I was fortunate to be an early beta reader of The Antidote for Everything. As a member of the queer community, I’m often suspicious of cis-het writers who take on queer themes or characters, but in this case, Martin did a solid job of reaching out to multiple sensitivity readers as well as engaging with several LGBTQIA+ groups as she wrote the book, and it shows. We need ally stories as well as books by queer authors. We need representation in books and we desperately need more people to use their voices in support of the queer community. This is a strong, well-researched story about a highly relevant topic written with love and respect.

Now about the book—you know, plot, character development, and all those things a GR review should address!

One of my favorite aspects of Martin’s writing is the “beautiful disaster” protagonist, and she doesn’t disappoint in The Antidote for Everything. Georgia is smart, capable, and strong, but also messy and chaotic—just the way I love my characters and real-life friends. The most important relationship in her life is Jonah—her gay BFF. It reminded me so much of my old friend Jessie and the trouble we got ourselves into while being each other’s main emotional support. Many of us create our families as adults, and I loved seeing this dynamic in the story. In fact, you can tell that Martin deeply loves all the characters in the book, from the main characters to the dog to the patients. I teared up more than one time while reading this because I cared about the characters so much.

Martin’s humor shines in this novel from the very first line, “Most women did not begin their days by stabbing a man in the scrotum, but Georgia Brown was not most women.” With a Urologist as the main character, you get a lot of funny situations, and I loved her descriptions of male discomfort. She also doesn’t shy away from discussions of wealth inequality and how it affects health care outcomes. I’m a long-time fan of medical dramas (and the daughter of a physician), and The Antidote for Everything strikes the right note in her attention to detail without going overboard into TMI.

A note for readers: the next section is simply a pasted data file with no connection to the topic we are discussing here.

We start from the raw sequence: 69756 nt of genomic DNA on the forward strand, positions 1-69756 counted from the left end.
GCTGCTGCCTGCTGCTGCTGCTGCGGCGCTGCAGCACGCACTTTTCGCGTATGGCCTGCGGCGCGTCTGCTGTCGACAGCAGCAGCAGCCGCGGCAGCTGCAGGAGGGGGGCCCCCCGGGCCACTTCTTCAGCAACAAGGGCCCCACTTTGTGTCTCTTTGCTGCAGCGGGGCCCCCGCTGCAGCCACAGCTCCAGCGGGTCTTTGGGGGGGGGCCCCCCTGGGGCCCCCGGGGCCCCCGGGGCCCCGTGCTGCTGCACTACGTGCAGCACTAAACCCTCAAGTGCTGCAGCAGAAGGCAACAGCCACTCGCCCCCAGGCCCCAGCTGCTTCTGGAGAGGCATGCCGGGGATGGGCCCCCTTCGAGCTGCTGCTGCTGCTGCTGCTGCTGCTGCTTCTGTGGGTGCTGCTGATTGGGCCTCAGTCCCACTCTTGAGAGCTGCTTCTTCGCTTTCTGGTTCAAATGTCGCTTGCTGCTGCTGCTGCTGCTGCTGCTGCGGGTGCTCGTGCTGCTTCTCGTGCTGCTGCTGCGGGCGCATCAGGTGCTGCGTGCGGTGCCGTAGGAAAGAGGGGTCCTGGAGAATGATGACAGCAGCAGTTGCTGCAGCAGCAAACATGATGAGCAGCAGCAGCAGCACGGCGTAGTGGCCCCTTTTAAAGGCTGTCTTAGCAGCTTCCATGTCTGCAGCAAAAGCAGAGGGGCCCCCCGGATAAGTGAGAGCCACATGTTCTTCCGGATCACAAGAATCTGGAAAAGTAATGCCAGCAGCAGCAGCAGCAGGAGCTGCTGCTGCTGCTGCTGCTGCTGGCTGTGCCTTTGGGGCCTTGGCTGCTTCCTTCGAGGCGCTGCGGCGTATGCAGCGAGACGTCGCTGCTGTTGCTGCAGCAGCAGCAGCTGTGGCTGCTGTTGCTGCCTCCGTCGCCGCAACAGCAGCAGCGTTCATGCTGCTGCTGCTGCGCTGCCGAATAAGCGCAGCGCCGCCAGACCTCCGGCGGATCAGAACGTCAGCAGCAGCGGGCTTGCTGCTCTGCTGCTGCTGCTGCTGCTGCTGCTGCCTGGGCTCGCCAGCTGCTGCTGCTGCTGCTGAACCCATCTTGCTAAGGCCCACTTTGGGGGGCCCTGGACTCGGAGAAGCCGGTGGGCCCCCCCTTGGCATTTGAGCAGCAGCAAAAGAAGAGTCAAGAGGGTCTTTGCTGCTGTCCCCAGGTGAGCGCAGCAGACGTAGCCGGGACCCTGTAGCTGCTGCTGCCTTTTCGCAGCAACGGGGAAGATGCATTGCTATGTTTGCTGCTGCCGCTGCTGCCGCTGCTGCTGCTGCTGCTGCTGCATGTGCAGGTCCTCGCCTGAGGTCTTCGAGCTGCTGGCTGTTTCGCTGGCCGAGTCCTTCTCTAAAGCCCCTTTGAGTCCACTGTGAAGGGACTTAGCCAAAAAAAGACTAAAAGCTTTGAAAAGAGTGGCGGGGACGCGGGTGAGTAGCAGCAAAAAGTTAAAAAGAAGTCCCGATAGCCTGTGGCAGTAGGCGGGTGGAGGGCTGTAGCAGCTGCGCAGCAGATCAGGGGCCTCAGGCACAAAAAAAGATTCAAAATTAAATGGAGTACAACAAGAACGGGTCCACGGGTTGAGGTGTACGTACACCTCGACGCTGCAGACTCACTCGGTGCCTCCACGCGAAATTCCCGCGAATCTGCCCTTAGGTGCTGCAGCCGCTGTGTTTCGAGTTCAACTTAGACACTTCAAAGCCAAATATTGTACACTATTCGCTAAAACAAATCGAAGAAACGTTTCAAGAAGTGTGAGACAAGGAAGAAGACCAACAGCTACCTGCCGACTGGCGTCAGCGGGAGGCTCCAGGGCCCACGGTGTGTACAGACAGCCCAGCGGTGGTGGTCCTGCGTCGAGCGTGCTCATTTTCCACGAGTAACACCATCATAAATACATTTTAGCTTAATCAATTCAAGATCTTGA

The tension is well-wrought throughout the book and the plot twists kept me guessing! The cover is straight-up gorgeous, but that is to be expected from Martin and Berkley. love this book and highly recommend it.
Profile Image for Theresa Alan.
Author 10 books1,012 followers
October 8, 2019
3 to 3.5 stars. This topic is timely and important. I wanted to like this novel more than I did. The heroine of this novel is a doctor, so Georgia analyzes everything through a scientific lens. The problem is, that I, the reader, am now analyzing her feelings of lust and attraction toward Mark, because that’s how the story is being told to me. I didn't FEEL it. Whatever novel I’m reading, I want to feel something. I want to laugh, cry, fall in love with the hero along with the heroine, or feel so filled with suspense I can’t wait to find out what happens next and actually get stressed out until I’m sure the hero is all right. The only emotion I felt reading this was anger toward the fact that it’s still legal to discriminate against members of the LGBTQ community in jobs and healthcare and housing in many states.

Holy cow, I just checked the ACLU website and it said that in 38 states it’s still legal to discriminate against LGBTQ folks. That seems wrong, statistically, and is obviously grotesquely wrong morally.